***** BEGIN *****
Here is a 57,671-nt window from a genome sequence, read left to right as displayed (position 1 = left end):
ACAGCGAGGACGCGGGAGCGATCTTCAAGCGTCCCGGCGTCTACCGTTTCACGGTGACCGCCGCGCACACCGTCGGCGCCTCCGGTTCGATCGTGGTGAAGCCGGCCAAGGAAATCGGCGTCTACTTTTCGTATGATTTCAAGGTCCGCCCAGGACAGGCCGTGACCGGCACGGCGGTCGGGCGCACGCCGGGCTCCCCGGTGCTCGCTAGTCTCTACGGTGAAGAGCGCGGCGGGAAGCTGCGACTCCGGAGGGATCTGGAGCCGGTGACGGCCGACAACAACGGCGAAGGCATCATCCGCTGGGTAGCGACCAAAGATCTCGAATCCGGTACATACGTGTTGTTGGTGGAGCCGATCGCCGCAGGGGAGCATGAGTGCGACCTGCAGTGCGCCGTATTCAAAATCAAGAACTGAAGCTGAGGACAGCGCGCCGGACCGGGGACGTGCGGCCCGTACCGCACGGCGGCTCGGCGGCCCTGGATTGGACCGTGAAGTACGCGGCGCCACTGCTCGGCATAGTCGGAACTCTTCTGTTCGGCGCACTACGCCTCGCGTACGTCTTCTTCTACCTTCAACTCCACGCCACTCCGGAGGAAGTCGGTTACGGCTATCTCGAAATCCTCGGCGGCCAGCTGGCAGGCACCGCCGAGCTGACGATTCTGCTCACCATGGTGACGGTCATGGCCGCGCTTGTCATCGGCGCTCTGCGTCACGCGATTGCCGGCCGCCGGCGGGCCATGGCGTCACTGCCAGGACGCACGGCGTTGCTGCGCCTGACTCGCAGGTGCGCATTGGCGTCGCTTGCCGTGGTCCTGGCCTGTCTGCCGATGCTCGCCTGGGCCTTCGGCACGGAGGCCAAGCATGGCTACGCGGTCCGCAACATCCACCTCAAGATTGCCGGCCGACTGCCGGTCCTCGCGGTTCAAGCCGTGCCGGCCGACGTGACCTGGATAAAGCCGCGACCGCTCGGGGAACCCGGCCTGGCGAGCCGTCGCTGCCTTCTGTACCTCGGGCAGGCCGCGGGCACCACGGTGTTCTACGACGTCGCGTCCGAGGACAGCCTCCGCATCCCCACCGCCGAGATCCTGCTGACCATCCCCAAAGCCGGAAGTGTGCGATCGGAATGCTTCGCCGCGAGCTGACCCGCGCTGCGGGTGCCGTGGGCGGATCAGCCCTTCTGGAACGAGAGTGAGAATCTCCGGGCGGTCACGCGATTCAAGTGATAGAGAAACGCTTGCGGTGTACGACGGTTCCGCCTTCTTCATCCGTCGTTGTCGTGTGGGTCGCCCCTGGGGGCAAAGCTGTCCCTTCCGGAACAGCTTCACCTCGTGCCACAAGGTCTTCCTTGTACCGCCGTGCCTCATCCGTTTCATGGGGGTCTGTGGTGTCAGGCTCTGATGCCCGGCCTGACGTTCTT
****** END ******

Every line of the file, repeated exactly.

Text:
Here is a 57,671-nt window from a genome sequence, read left to right as displayed (position 1 = left end):
ACAGCGAGGACGCGGGAGCGATCTTCAAGCGTCCCGGCGTCTACCGTTTCACGGTGACCGCCGCGCACACCGTCGGCGCCTCCGGTTCGATCGTGGTGAAGCCGGCCAAGGAAATCGGCGTCTACTTTTCGTATGATTTCAAGGTCCGCCCAGGACAGGCCGTGACCGGCACGGCGGTCGGGCGCACGCCGGGCTCCCCGGTGCTCGCTAGTCTCTACGGTGAAGAGCGCGGCGGGAAGCTGCGACTCCGGAGGGATCTGGAGCCGGTGACGGCCGACAACAACGGCGAAGGCATCATCCGCTGGGTAGCGACCAAAGATCTCGAATCCGGTACATACGTGTTGTTGGTGGAGCCGATCGCCGCAGGGGAGCATGAGTGCGACCTGCAGTGCGCCGTATTCAAAATCAAGAACTGAAGCTGAGGACAGCGCGCCGGACCGGGGACGTGCGGCCCGTACCGCACGGCGGCTCGGCGGCCCTGGATTGGACCGTGAAGTACGCGGCGCCACTGCTCGGCATAGTCGGAACTCTTCTGTTCGGCGCACTACGCCTCGCGTACGTCTTCTTCTACCTTCAACTCCACGCCACTCCGGAGGAAGTCGGTTACGGCTATCTCGAAATCCTCGGCGGCCAGCTGGCAGGCACCGCCGAGCTGACGATTCTGCTCACCATGGTGACGGTCATGGCCGCGCTTGTCATCGGCGCTCTGCGTCACGCGATTGCCGGCCGCCGGCGGGCCATGGCGTCACTGCCAGGACGCACGGCGTTGCTGCGCCTGACTCGCAGGTGCGCATTGGCGTCGCTTGCCGTGGTCCTGGCCTGTCTGCCGATGCTCGCCTGGGCCTTCGGCACGGAGGCCAAGCATGGCTACGCGGTCCGCAACATCCACCTCAAGATTGCCGGCCGACTGCCGGTCCTCGCGGTTCAAGCCGTGCCGGCCGACGTGACCTGGATAAAGCCGCGACCGCTCGGGGAACCCGGCCTGGCGAGCCGTCGCTGCCTTCTGTACCTCGGGCAGGCCGCGGGCACCACGGTGTTCTACGACGTCGCGTCCGAGGACAGCCTCCGCATCCCCACCGCCGAGATCCTGCTGACCATCCCCAAAGCCGGAAGTGTGCGATCGGAATGCTTCGCCGCGAGCTGACCCGCGCTGCGGGTGCCGTGGGCGGATCAGCCCTTCTGGAACGAGAGTGAGAATCTCCGGGCGGTCACGCGATTCAAGTGATAGAGAAACGCTTGCGGTGTACGACGGTTCCGCCTTCTTCATCCGTCGTTGTCGTGTGGGTCGCCCCTGGGGGCAAAGCTGTCCCTTCCGGAACAGCTTCACCTCGTGCCACAAGGTCTTCCTTGTACCGCCGTGCCTCATCCGTTTCATGGGGGTCTGTGGTGTCAGGCTCTGATGCCCGGCCTGACGTTCTT